Retailers ringing the recession alarm

How can brick-and-mortar stores attract customers?
How can brick-and-mortar stores attract customers?

Even industry executives can't figure out what's wrong with retail.

After posting their steepest quarterly same-store sales declines since the recession, management at both Kohl's and Macy's said they were scratching their heads over the disconnect between the improving economy, and a pullback in traffic and spending at their stores in the first quarter.

During a conference call with analysts on Thursday, Kohl's CEO Kevin Mansell said the company is having a "hard time determining" how much of its 3.9 percent comparable-sales drop was related to company-specific issues versus the broader economy.

In that vein, Macy's CFO Karen Hoguet on Wednesday told analysts that the management team at the department store, where comparable sales slipped 5.6 percent during the quarter, was "scratching our heads" regarding the chain's soft results.

"I would say that we too are somewhat puzzled by the data that we're seeing on the consumer and the traffic were seeing," she said.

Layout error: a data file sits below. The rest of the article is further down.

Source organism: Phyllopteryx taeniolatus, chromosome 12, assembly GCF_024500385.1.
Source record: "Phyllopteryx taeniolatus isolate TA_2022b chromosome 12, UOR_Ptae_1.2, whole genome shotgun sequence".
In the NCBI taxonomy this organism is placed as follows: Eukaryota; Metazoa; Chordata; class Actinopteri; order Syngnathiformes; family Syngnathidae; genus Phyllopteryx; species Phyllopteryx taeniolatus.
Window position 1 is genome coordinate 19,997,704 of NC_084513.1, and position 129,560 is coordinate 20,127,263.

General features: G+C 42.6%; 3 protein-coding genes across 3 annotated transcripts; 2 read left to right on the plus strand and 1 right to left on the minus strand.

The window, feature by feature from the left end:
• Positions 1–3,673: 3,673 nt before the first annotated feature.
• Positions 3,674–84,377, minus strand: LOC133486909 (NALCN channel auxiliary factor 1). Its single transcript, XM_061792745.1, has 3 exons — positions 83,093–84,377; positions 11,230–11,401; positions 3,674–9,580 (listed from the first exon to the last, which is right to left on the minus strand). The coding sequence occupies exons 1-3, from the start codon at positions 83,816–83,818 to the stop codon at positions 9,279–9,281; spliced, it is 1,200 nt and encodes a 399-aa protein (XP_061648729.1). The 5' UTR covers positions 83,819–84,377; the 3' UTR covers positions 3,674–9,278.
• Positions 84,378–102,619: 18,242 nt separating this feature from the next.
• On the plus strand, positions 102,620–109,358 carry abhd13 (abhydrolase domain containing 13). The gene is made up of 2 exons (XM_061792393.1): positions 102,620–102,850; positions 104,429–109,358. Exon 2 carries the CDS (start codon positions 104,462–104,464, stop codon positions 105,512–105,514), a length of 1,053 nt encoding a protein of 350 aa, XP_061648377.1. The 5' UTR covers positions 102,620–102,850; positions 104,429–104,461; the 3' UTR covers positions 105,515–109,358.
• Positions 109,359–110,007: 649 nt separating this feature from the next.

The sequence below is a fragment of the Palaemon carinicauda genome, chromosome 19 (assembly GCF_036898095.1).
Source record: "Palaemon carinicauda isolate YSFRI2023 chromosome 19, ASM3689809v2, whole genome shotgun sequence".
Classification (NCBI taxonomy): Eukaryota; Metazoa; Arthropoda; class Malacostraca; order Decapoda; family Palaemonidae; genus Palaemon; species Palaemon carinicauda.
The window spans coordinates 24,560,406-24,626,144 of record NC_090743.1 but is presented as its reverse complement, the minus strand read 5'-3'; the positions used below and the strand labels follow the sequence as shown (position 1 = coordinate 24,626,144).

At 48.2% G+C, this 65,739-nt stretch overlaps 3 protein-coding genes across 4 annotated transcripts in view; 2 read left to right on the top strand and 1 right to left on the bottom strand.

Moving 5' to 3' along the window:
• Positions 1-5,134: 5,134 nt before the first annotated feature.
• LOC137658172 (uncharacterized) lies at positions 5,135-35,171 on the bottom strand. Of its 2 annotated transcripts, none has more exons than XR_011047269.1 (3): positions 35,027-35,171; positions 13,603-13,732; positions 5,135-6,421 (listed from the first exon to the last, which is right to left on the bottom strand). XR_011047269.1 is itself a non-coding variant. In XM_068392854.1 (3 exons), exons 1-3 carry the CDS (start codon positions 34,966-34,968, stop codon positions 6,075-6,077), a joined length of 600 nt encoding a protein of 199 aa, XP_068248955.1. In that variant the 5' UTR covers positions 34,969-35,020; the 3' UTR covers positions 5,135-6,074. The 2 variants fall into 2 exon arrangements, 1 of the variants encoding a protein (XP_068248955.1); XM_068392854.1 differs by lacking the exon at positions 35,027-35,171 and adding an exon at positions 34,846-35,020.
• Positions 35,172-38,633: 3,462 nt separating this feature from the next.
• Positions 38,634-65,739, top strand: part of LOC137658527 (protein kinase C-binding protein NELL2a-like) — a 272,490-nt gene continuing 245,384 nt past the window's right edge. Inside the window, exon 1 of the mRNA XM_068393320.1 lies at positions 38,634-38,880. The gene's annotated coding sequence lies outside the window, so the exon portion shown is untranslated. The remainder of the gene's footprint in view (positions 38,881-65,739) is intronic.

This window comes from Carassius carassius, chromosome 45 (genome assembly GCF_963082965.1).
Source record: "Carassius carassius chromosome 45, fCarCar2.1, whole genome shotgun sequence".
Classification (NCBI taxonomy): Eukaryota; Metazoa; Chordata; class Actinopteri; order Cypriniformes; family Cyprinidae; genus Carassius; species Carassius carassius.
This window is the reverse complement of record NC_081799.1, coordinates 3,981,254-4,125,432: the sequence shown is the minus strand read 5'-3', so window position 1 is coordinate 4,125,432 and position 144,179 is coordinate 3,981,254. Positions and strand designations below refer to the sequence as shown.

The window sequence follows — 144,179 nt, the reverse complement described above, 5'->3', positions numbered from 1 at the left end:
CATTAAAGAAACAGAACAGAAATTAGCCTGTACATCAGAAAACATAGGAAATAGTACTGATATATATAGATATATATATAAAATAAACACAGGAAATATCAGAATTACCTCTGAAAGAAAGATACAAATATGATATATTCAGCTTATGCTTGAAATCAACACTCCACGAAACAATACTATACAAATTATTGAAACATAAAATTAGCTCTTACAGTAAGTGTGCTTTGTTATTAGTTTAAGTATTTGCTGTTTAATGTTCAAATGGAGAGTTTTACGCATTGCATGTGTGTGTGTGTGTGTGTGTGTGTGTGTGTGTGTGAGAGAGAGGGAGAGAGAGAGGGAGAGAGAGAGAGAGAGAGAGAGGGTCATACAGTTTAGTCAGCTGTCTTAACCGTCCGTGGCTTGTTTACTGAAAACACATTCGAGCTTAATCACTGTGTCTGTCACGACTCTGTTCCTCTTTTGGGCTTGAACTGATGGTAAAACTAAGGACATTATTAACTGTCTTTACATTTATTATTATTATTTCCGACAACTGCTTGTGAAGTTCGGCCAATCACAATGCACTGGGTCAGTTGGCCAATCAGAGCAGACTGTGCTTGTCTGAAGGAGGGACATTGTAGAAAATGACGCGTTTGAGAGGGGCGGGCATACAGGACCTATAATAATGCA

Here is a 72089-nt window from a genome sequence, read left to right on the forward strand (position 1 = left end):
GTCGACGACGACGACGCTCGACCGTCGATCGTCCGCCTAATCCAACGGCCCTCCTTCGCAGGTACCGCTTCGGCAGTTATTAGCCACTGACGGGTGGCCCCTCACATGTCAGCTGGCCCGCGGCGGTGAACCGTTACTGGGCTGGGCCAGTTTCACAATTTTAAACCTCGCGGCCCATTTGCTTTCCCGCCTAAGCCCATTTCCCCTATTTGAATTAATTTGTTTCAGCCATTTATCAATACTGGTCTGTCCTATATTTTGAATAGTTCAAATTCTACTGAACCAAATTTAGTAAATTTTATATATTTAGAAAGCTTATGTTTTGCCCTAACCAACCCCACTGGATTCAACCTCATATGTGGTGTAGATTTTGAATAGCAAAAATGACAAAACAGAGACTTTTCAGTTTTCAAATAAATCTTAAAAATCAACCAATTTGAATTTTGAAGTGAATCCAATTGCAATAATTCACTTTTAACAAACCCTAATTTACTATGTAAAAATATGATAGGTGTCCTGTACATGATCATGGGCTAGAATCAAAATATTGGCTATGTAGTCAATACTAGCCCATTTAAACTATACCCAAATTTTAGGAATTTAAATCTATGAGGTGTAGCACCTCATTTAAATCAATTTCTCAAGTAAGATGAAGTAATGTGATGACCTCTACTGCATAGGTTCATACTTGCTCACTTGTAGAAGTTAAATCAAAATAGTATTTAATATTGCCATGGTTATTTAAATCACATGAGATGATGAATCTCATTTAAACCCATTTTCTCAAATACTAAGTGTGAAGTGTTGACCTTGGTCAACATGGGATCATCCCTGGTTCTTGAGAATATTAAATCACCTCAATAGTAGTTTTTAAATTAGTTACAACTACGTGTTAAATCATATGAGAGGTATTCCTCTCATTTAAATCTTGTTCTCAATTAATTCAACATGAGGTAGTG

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Indeed, though the sales performance at these two retailers is conjuring up unwelcome memories of the most recent recession, the state of the consumer has substantially improved. In April, the nation's unemployment rate held steady at 5 percent, half of what it was during the throes of the recession in 2009. Stock markets — though they've had a shaky run in 2016 — are well off their troughs during the crisis. The housing market also remains on more solid footing.

"I don't think they're [consumers] of the same mindset," said Ken Perkins, president of Retail Metrics. "The sky really was falling in '09."

That, then, begs the question: Why are some retailers' sales performances reminiscent of that era?

Pedestrians pass in front of Macy's flagship store in Herald's Square, New York.